Phileas Fogg was able to make the journey in eighty days inspite of the obstacles  he encountered because he  was methodical about it. A good manager must be able to articulate his goals,  and set  for himself an exact time frame in which to achieve them. Planning,  both short term and long term is crucial for any enterprise that wants to get ahead of the competition. Proper planning helps the manager know how well the business is progressing and what methods need to be applied if the business is not moving as well as it should. Fogg was able able to win his bet because he  had a vision and he put a time frame on it.  nobody expects you  to drone out business plans and career objectives like a labour robot, but it helps establish you as a manager with a focus  if you set a target for yourself and discipline yourself and your teammates enough, to stick to it and achieve it. as the maxim goes  “ every wind is fair to the ship and does not know its destination.”

 

 

(4.)

CHARACTER: Frodo Baggins

IN: JRR Tolkien’s Lord of the Rings

LESSON:  Determination and Endurance

Frodo baggins

Froddo baggins is an hobbit who gets saddled with  the difficult and arduous task of taking the “one ring” to Mount Doom and casting it into the volcano, the only place where it can be destroyed.  Together with his loyal friend Sam, they set out on their mission, but on their journey they run into many obstacles, Orcs, a man-eating spider, hunger and starvation, a stoor hobbit who is obssessed with the ring Frodo is carrying and would stop at nothing to get it from him, and even the ring itself, a piece of evil jewelry which sought to put everything that touches it under its control. But Frodo ultimately survives and and destroys the ring, ridding the world of evil.

In the fluid business world that we live in today it is fair to say that a business enterprise will confront some form of difficulty much of the time. Competition, a fluid economic and political situation,  getting consumers to appreciate your product or services, determining the right staff to recruit, motivating staff, and even the ocassional act of nature are part of the numerous problems that a would be successful manager must learn to navigate through day after day.  It takes determination to  keep morale up and keep going when everything looks bleak.  It is the duty of a good manager to not only motivate himself, but to also motivate his teammates in these kinds of situations. As Jesus Christ said, “nobody who puts his hand on the plough and looks back is worthy of a place in the kingdom of God.”  This also applies to managers as well. No manager who packs it in and quits because of difficulty is worthy of a place at the table of success.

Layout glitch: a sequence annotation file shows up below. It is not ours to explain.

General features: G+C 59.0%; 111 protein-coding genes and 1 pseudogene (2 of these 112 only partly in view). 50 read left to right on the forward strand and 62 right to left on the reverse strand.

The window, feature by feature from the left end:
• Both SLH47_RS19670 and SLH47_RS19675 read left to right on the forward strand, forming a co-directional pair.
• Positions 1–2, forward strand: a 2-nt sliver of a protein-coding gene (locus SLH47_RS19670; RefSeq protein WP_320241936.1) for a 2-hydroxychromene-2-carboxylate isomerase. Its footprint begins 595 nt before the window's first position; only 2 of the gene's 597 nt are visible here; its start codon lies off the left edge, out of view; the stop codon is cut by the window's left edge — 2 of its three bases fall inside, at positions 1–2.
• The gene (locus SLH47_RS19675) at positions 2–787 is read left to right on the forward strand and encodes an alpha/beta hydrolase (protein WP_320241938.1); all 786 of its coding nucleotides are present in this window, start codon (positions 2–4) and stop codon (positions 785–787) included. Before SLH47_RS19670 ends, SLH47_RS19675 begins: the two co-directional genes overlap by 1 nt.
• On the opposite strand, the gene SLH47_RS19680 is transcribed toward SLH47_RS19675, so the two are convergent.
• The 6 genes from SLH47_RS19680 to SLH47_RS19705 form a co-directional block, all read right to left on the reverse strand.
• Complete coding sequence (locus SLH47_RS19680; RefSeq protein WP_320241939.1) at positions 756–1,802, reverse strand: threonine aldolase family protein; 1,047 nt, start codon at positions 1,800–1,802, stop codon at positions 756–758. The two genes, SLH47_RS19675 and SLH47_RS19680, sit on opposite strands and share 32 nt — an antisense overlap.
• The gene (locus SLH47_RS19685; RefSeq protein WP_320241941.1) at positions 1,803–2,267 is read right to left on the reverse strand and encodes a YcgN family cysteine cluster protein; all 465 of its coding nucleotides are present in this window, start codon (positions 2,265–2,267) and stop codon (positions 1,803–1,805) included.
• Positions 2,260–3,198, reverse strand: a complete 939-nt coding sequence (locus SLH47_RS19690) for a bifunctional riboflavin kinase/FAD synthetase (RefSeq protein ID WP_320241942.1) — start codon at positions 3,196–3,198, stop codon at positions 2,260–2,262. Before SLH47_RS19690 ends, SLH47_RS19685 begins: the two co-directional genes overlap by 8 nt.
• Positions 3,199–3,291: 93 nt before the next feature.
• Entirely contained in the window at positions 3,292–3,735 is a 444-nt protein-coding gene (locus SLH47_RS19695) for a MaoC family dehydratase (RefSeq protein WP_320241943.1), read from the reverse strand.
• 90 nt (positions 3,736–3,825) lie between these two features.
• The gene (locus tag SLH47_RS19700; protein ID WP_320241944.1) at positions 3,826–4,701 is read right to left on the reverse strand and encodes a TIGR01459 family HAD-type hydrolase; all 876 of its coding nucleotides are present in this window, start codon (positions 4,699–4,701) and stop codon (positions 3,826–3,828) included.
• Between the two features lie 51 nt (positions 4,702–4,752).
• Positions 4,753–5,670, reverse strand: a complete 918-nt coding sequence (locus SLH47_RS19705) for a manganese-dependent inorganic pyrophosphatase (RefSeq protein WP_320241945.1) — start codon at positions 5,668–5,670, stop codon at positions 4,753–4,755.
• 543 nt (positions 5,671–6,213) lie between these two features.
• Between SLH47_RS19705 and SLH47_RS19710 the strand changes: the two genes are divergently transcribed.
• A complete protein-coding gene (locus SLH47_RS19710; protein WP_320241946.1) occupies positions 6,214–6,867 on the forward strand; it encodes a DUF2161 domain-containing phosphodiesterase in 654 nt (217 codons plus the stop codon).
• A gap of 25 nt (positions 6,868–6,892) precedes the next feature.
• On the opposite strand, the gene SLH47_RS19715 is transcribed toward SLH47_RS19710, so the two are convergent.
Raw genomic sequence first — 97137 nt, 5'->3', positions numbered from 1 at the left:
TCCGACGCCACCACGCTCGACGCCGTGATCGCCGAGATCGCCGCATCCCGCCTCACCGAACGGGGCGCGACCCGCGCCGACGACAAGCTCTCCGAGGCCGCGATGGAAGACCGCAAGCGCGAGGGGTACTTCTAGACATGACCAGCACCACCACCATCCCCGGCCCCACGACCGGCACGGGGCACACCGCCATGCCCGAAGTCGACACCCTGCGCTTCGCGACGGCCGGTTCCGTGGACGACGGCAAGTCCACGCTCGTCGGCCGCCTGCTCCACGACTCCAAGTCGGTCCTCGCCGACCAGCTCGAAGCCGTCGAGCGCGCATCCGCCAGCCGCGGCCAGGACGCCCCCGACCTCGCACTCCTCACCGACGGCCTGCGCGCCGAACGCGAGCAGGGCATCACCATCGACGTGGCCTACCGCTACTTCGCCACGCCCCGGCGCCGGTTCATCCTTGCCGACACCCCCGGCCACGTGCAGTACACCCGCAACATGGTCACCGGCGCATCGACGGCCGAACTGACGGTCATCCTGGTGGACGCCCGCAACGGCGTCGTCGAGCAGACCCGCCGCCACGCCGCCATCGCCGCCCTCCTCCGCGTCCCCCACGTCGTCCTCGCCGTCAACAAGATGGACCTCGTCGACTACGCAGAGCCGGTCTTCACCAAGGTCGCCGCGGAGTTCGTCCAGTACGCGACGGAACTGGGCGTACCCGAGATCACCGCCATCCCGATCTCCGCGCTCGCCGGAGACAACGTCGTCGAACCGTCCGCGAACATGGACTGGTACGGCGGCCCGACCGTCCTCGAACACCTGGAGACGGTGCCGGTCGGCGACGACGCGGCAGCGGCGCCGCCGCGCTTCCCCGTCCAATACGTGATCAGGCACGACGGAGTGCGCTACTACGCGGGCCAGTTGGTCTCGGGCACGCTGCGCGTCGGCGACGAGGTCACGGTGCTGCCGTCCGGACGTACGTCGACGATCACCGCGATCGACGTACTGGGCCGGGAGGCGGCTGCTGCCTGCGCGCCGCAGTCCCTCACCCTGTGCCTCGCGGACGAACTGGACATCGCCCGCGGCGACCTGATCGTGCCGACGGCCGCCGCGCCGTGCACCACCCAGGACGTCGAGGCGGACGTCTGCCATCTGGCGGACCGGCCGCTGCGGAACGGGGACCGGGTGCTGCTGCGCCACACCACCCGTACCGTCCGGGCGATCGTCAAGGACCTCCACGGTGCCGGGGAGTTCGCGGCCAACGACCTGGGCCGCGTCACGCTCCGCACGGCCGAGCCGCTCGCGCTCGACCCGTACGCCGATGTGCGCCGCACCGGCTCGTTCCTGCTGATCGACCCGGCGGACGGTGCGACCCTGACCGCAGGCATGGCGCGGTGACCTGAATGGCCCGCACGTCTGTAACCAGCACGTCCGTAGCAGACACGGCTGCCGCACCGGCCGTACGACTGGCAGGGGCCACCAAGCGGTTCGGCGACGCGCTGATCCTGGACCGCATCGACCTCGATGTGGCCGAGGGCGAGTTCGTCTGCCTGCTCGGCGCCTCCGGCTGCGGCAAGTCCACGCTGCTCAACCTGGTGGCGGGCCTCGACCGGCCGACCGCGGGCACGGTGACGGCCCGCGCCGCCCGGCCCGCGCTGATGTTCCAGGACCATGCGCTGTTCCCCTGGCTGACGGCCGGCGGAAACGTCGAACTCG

Let me hasten to add here that determination does not mean you will not doubt yourself or get discouraged, it means like Frodo Baggins, you will find the strength to continue inspite of doubt and discouragement. Management is a marathon, not a sprint. It is only the managers with determination, stamina and endurance that will come out tops. 

                                                                 (5.)

CHARACTER: Gollum

IN:  J.R.R Tolkien’s Lord of the Rings

LESSON: Openmindedness

Smeagol or Gollum is a stoor  hobbit who finds the “one ring ”  in a river while fishing. He succumbs to its  mind control and becomes a mindless slave of the ring. When the ring is stolen from him, he embarks on an adventure to get it back, he has a run in with Frodo and Sam in the process. he tried all possible methods to get it back including trying to kill Frodo himself.  In the end he  falls to his death in the volcano of Mount Doom alongside the object that he craved most.

Gollum is a warning to every manager, that while determination is a must have attribute, it is important to not become a slave to an idea, so much that that idea destroys one’s flexibility. Gollum’s dependence on the ring made him a wretched cursed creature, that everybody hated and no one wanted to stay with. Even if an idea is working at present, a good manager must learn to make contingency plans to the inevitable changes that will happen later. Rigidity and obsession with an idea will not help the enterprise or organization rather, it risks alienating the manager from his team members.  Being open minded will do a lot of good for the manager who wants to take his business to the top. Like Gollum who died with the Ring in the volcano, a manager who holds on obssessively to an outdated business idea and refuses to change will be left behind by its competitors. As the age old saying goes  “ when a man stops growing, he starts to die.”